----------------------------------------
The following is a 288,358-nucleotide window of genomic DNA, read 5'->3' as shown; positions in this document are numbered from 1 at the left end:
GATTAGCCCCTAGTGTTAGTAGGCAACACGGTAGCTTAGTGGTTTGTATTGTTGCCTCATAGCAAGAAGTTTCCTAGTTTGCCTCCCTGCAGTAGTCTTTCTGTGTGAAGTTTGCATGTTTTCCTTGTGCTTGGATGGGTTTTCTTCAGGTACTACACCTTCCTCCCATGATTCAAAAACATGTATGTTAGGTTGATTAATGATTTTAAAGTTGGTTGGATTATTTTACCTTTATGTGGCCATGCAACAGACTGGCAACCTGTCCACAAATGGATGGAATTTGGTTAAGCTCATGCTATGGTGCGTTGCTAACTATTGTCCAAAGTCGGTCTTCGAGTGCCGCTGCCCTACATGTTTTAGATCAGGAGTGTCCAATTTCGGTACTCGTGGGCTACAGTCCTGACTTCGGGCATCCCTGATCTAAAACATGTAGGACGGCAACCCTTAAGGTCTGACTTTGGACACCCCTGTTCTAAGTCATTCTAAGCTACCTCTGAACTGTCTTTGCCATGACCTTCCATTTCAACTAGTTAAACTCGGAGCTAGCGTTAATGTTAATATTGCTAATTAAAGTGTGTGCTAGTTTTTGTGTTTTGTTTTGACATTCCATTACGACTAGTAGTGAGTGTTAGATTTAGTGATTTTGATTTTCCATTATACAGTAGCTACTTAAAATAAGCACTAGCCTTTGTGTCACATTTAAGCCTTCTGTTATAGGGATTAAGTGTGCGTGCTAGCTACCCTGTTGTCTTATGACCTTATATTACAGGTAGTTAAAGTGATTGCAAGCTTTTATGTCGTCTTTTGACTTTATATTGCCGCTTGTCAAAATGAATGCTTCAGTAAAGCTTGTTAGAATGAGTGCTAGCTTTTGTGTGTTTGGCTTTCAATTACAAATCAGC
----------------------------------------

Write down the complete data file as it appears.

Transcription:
The following is a 288,358-nucleotide window of genomic DNA, read 5'->3' as shown; positions in this document are numbered from 1 at the left end:
GATTAGCCCCTAGTGTTAGTAGGCAACACGGTAGCTTAGTGGTTTGTATTGTTGCCTCATAGCAAGAAGTTTCCTAGTTTGCCTCCCTGCAGTAGTCTTTCTGTGTGAAGTTTGCATGTTTTCCTTGTGCTTGGATGGGTTTTCTTCAGGTACTACACCTTCCTCCCATGATTCAAAAACATGTATGTTAGGTTGATTAATGATTTTAAAGTTGGTTGGATTATTTTACCTTTATGTGGCCATGCAACAGACTGGCAACCTGTCCACAAATGGATGGAATTTGGTTAAGCTCATGCTATGGTGCGTTGCTAACTATTGTCCAAAGTCGGTCTTCGAGTGCCGCTGCCCTACATGTTTTAGATCAGGAGTGTCCAATTTCGGTACTCGTGGGCTACAGTCCTGACTTCGGGCATCCCTGATCTAAAACATGTAGGACGGCAACCCTTAAGGTCTGACTTTGGACACCCCTGTTCTAAGTCATTCTAAGCTACCTCTGAACTGTCTTTGCCATGACCTTCCATTTCAACTAGTTAAACTCGGAGCTAGCGTTAATGTTAATATTGCTAATTAAAGTGTGTGCTAGTTTTTGTGTTTTGTTTTGACATTCCATTACGACTAGTAGTGAGTGTTAGATTTAGTGATTTTGATTTTCCATTATACAGTAGCTACTTAAAATAAGCACTAGCCTTTGTGTCACATTTAAGCCTTCTGTTATAGGGATTAAGTGTGCGTGCTAGCTACCCTGTTGTCTTATGACCTTATATTACAGGTAGTTAAAGTGATTGCAAGCTTTTATGTCGTCTTTTGACTTTATATTGCCGCTTGTCAAAATGAATGCTTCAGTAAAGCTTGTTAGAATGAGTGCTAGCTTTTGTGTGTTTGGCTTTCAATTACAAATCAGC